Christmas Past


This recent post chronicled what was one of the worst Christmases  of my life. Here’s one of the best:

It was 1977; my first wife, who had been an anthropology major in college, was working for the Park Service doing research in the Great Smokey Mountains National Park on the North Carolina side. Depending on the weather and traffic, It was a two to three hour drive from Knoxville. We’d meet on most Wednesday nights in Gatlinburg, which was about halfway, and I’d spend most weekends sharing her small house.

The week of Christmas I arrived a day or two before the holiday. Christmas Eve  it snowed, and snowed and snowed. The accumulation was at least a foot – enough to insure we were effectively prisoners in the house. Worse, we lost power. We went to bed around eight and snuggled together for warmth in her narrow, metal framed bed; the sparsely furnished room was bathed in a weak, uncertain light from three fat candles that  brought a flickering enchantment to her pale, bare shoulders, face and auburn hair. Beneath the plain blankets her body was warm and soft. We held each other in a prolonged silence until the growing desire within me led to the inevitable result.

Christmas Day dawned cold but clear. We managed to take a short, crunchy walk through the Christmas card snow. Trees around the small compound of government owned  prefab houses were draped with ribbons of shocking bright snow and the two lanes of Highway 441 were buried beneath an undisturbed white blanket.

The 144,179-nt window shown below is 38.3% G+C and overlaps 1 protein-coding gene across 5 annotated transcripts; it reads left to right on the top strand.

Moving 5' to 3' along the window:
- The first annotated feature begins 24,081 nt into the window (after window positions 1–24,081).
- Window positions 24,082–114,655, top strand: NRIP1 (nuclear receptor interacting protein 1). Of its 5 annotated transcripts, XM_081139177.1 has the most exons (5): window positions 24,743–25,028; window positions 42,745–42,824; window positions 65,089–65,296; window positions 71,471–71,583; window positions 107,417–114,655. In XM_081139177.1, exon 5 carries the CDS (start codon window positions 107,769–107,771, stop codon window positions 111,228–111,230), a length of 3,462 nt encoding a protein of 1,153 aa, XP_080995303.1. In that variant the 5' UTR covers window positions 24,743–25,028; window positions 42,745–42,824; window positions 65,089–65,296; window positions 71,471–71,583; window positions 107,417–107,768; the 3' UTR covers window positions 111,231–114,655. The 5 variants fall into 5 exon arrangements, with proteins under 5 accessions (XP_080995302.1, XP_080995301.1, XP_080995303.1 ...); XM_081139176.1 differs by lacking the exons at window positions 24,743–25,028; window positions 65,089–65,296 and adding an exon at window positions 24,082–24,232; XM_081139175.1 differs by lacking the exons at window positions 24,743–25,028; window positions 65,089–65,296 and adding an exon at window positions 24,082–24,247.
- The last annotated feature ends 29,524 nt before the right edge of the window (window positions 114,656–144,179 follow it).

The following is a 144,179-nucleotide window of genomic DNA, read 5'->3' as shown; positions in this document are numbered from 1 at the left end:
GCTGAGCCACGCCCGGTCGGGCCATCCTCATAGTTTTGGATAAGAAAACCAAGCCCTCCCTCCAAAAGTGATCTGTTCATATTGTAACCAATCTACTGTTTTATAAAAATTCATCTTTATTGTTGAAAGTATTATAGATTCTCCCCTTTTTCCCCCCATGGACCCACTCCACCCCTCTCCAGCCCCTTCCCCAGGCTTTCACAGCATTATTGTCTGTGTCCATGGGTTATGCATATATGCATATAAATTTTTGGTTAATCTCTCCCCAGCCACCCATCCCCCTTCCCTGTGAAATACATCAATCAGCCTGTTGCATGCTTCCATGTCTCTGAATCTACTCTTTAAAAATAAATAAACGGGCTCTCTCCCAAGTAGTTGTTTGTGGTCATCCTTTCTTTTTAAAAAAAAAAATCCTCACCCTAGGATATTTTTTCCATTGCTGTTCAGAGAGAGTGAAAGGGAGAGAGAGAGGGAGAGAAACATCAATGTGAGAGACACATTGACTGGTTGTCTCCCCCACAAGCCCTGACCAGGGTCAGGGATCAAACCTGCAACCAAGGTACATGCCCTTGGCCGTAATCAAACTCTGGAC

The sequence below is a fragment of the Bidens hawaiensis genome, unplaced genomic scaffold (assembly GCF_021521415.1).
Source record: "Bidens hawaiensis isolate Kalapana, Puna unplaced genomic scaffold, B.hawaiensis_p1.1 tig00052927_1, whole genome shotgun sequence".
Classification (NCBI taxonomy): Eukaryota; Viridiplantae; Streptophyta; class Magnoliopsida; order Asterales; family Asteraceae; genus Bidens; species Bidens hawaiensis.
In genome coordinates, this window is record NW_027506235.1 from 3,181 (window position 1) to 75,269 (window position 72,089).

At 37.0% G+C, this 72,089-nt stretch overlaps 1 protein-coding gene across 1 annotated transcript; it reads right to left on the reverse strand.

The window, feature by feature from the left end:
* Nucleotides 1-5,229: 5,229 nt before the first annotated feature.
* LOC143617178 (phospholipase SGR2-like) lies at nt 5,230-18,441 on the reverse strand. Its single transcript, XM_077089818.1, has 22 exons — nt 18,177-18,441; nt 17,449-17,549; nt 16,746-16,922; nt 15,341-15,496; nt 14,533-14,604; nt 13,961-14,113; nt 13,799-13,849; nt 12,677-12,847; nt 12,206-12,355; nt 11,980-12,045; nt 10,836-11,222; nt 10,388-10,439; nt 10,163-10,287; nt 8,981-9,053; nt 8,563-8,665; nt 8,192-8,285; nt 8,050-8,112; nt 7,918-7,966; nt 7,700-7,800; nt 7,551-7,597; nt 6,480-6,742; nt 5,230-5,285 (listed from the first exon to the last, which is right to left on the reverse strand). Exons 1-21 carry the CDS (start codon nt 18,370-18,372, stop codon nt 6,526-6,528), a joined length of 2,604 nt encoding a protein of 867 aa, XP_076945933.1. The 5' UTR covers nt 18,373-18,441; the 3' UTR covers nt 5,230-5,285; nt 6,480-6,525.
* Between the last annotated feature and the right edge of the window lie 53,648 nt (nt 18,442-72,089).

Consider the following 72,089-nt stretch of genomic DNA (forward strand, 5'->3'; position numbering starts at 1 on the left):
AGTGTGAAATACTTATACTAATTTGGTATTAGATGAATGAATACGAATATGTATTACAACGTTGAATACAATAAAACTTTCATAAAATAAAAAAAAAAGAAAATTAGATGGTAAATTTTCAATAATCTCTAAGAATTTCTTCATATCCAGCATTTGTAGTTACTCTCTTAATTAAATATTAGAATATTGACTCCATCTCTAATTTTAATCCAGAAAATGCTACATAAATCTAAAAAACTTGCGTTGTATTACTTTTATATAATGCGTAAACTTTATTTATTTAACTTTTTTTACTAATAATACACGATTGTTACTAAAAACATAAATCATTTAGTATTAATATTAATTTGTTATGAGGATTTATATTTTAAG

That night we exchanged presents. I no longer remember what I gave her. I know my gifts weren’t expensive; we weren’t poor but we never had much money that wasn’t earmarked to pay the costs of living in two different places.

What made that Christmas so special was one of her gifts to me. She had laboriously filled a small hardback book of blank pages with handwritten versions of a few of my poems and short stories. I was overwhelmed. Those neat, elegant pages must have taken hours and hours of tedious writing to make.Any mistake would have ruined the project. It was most certainly one of the best presents I have ever received.

I still have that little book. In truth, the literary quality of my prose and poetry is slight. But my words, spread across the pages in her lovely handwriting, made a unique, powerful gift of love that I still cherish and whose pages still have the power to brings tears to my aging eyes even now, thirty years after our divorce.

Photo by Robert S. Donovan, subject to this creative commons license

Read all of VISIONS

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